The Permanent Secretary
October 11, 1990
This year the Nobel Prize for Literature
goes to the Mexican writer, poet and essayist Octavio Paz,
honouring a writer of Spanish with a wide international
Paz published his first collection of poems while still in his teens. Today, in his seventy-sixth year, he remains active as a writer and a critic.
In A Draft of Shadows from 1975 there is a line which provides the key to much of Paz's production: "Seeing the world is spelling it." His poetry consists, in other words, to a very great extent of writing both with and about words. In Paz's surrealistically inspired thought the words are endowed in this way with new, changeable, and richer meanings. The power of the poetic vocation - often asserted by Brodsky, Walcott and others - gives the words a form of otherwise unattainable content. "We never say/ the words of the poem/ The poem tells us" (from Return 1969). In a poem to Roman Jakobson of 1976 he articulates his stance: "Between what I see and what I say, /between what I say and what I keep silent, /between what I keep silent and what I dream, /between what I dream and what I forget: /poetry."
Paz's poetry and essays evolve from an intractable but fruitful union of cultures: pre-Columbian Indian, the Spanish Conquistadors and Western Modernism. Experienences from India and other areas are incluced as well. All of this has, in shifting configurations, been reflected in his work. His own identity, Mexican and, in its broader meaning, Latin-American, has already been explored decisively in The Labyrinth of Solitude (1950).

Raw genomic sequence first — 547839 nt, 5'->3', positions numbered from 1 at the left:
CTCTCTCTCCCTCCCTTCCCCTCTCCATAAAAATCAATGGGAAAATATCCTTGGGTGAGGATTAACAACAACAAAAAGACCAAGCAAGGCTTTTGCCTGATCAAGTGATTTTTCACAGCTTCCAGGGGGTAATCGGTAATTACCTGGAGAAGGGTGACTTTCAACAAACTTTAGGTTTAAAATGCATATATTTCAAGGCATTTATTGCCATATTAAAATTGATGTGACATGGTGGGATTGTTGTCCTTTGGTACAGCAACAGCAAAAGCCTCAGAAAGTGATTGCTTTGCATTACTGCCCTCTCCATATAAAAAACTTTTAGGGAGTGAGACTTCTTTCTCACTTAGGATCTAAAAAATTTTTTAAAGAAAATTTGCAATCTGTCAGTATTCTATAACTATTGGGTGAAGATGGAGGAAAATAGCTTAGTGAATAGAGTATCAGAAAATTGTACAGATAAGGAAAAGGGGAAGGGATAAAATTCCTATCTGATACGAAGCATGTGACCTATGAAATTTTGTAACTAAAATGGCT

The poet himself embodies this union of cultures - it is in his blood. His mother's family was Spanish, from Andalusia. On his father's side the Indian and the Spanish are combined.
One of the high points of Paz's poetry is the long poem Sun Stone (1957). This was inspired by a magnificent calendar stone, which still stands as an heirloom from the Aztecs, whose calendar was based on the conjunctions of Venus and the sun. The 584 days of this cycle are matched by the 584 lines of the poem. This suggestive work with its many layers of meaning seems to incorporate, interpret and reconstrue major existential questions, death, time, love and reality.
As a publisher of magazines, Vuelta (Return) being the latest, Paz has been a lodestar in the tide of opinion. Others have quite simply been obliged to state their position in relation to his. He has pursued his humanistic course with unique integrity, which is also recorded in the prize citation.
In his book Sor Juana: or The Traps of Faith (1982) he applies literary history and the history of ideas in depicting Juana Inés de la Cruz, a remarkable 17th century woman. This erudite poet and dramatist, a lady-in-waiting who later became a nun, is the subject of a penetrating analysis against the background of the culture and society of her day. The work takes the form of a portrait, one which bears the signature of a great humanist.
Paz has written exquisite love poetry, at the same time sensuous and visual. "Woman:/fountain in the night./I am bound to her quiet flowing." In his latest collection of poems, A Tree Within (1987), we are confronted with a series of reflections on death. Paz turns inwards on himself in a new way.